3/05 0 comments
Dean Blunt—aka Hype Williams and endless other pseudonyms—is arguably the most relevant artist of our time. His genre shape-shifting, anonymity, multi-sampling approach and ever-present individuality are both tropes for the current musical age, and also gaspingly beyond much of what is heard today. All at once, he seems to define early 21st century music, and exceed it.
His new album, The Redeemer, is out now (listen to it in full at Pitchfork Advance) and feels seminal. A long, sprawling record that, advance press releases promised, would reveal Blunt’s style once and for all. It, of course, does not: these are 19 wildly varied songs that deliberately have no central pattern or motif or genre or style or mentality. I’m not nearly clever enough to pick out / pick up all the references – the best I can do there is refer you on to Aimee Cliff’s marvellous review over at Dummy. I say review; it’s more a thesis, full of ideas and theories.
And ideas and theories are, you sense, what Blunt has in mind. This isn’t a record designed to make sense: it’s one that challenges you, invites you to react as you will, and doesn’t care what you say. It starts off melodic (see Flaxen above, plus the title track), and ends up lustrous and soulful (like the fond crooning of Papi, and Imperial Gold, one of two duets with British folkstress Joanne Robertson): in between come raggedy, raw stretches, the very opposite of easy-listening, with defiantly out-of-tune songs. Those latter summon to mind David Lynch, whom Blunt has professed to admire, and his films: it’s as though Blunt wants to see what he can get away with, wants to see how complicit we’ll be, exactly how determined we are to proclaim his greatness. Is he ridiculing us all the while? Like so much of this record, the answer is – again, relevant to Aimee Cliff’s review – we’ll never know. It’s all a futile clamour for an answer that wasn’t ever there in the first place.
There’s another Dummy article on Blunt, written in advance of The Redeemer‘s release, which puts forward the theory of Blunt’s aim being to remove himself from the process: for his music to become the listener and the listener, with the artist merely of provocateur, if that. I find myself agreeing: rather like the strange voicemails that litter it, this new record leads to a one-sided debate, where one has ideas and comes up with analysis, but all without Blunt ever responding or showing his hand. It’s simultaneously a record which utterly resists analysis, and one that I cannot stop analysing. Meanwhile, Blunt’s designing women’s mock turtlenecks for Collette Paris. How preposterous it all is, and how excellent.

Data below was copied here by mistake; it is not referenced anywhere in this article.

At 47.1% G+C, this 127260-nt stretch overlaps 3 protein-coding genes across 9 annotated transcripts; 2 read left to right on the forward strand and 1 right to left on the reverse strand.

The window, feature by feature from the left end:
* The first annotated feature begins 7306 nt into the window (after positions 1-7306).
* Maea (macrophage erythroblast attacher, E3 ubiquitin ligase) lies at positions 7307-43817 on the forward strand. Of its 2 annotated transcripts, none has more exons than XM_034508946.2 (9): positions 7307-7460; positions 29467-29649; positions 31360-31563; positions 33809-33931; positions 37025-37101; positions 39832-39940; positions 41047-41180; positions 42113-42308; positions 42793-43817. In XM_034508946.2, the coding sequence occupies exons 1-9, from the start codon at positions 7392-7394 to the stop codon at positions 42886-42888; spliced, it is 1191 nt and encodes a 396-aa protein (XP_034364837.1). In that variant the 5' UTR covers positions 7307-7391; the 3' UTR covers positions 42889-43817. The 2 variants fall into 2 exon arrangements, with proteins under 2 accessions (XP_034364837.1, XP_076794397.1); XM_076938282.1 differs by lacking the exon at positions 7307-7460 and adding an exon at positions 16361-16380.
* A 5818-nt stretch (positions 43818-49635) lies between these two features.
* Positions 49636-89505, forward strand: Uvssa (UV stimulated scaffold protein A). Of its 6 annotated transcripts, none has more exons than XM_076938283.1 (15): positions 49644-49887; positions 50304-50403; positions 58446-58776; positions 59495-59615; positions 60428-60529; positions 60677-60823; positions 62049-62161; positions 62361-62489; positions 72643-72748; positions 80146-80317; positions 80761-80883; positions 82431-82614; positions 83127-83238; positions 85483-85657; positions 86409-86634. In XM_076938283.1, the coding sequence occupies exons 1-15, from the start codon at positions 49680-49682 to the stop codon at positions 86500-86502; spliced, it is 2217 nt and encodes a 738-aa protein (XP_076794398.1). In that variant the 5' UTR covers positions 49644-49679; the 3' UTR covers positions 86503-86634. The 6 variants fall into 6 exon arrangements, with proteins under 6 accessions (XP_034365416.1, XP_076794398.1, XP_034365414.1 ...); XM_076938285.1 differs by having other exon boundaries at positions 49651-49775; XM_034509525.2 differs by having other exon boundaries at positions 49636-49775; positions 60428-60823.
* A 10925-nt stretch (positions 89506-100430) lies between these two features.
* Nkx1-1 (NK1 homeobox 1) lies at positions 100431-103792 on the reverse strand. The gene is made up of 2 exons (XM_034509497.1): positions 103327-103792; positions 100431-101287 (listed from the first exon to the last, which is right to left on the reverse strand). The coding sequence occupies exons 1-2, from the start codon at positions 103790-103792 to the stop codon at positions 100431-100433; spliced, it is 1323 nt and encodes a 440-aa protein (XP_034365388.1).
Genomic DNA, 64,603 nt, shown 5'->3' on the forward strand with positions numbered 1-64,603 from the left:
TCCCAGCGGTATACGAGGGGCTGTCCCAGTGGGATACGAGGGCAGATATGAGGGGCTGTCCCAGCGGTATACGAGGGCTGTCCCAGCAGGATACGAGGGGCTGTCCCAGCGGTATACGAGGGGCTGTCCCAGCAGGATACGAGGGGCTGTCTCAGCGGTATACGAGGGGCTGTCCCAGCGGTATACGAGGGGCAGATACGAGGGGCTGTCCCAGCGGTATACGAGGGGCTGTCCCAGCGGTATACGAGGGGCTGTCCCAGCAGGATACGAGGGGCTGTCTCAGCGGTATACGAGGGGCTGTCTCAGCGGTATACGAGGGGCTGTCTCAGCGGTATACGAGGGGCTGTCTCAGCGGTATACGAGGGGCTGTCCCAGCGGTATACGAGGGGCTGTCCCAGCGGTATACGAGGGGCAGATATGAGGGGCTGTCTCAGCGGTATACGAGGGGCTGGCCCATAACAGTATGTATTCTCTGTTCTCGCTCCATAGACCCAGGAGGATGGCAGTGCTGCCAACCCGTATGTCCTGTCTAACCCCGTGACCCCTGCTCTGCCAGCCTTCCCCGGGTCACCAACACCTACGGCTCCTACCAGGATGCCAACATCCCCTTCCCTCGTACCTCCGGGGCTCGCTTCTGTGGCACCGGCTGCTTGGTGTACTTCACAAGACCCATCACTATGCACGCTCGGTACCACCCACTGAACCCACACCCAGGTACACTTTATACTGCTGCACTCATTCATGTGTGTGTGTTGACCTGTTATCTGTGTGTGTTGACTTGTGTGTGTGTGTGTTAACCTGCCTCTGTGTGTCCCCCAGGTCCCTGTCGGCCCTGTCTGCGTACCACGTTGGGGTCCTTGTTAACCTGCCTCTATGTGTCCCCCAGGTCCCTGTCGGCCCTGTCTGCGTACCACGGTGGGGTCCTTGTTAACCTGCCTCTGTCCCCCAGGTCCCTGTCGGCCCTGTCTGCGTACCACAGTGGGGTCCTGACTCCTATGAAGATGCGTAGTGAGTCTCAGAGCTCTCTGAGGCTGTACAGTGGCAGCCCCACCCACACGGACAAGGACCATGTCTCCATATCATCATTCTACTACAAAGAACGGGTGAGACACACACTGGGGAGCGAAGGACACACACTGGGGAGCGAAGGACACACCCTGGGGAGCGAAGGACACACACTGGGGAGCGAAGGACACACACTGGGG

11/06 0 comments
Monday Music’s the one weekly post wherein Some Of It Was True! drops its London-only rule.
It’s raining, it’s pouring and it’s bloody boring. Someone make it sunny? Still, what better to while away half an hour inside than a dose of Monday Music?
Jake Bugg – Lightning Bolt
This is Dylan-esque folk rock relocated to chavvy Northern England in 2012, and ain’t it brilliant? Nottingham talent Bugg has a Gallagher-like look and a chirpy-chappy voice, but don’t let that fool you: this is perfectly-paced, screamingly singalong and full of fearsome guitars. Download it on iTunes here, or wait until 22 October for the debut album to arrive.
Steezy Ray Vibes – Time Stands Still
Harrie’s in a bad way this week, so this electro/guitar number’s for her. It’s soothing, soporific and soft as the puffiest pillow; a song to close your eyes and drift away to, a song to get you through bad times, a song to dampen the eyes. (via Don’t Die Wondering)
Jay Electronica – Dear Moleskine
Jay’s been in the news this week for a supposed affair with Kate Rothschild, and that means a handy opportunity for me to feature this most unusual number, finally out, and a perfect illustration of why Mr Eleck’s such a talent. This is almost a mash-up: some spindly guitar rock, some woo-wooing, some 1950s-style jazz sounds and some conventional hip hop in a stop-start congregation.
Dean Blunt & Inga Copeland – The Narcissist
This originated in January (on Blunt’s The Narcissist 2 mixtape, free here), but I only heard about it recently thanks to Dummy. I love their summary: “Blunt and Copeland dance around each other in an exchange of weary, love-worn calls. It’s the music that does the most talking though, thick with a poignant sense of loss”. There’s a Tarantino-soundtrack quality to the overblown lounge-soul sound, and something stunning on show; whenever I listen to this, I simply sit there, head-down, suddenly unable to do anything else. The duo are normally called Hype Williams, but, as Guardian.co.uk explains, there’s really no end to their mystery…
TV Girl – I Wonder Who She’s Kissing Now
If ever the sun does reappear, make sure you have this one handy. San Diego duo TV Girl make a tropical splash – part indie, part electro pop, mostly soul. They got in trouble with the Old Bill for featuring Todd Rundgren’s Hello It’s Me without permission, but that scandal only served to swell their fan-club. New song I Wonder Who She’s Kissing Now borrows from Johnny Tillotson according to Trendland, and who knows whether that one’s approved… Let’s just say that if the video below disappears, you’ll know why.
Posts tagged as "“dean blunt”"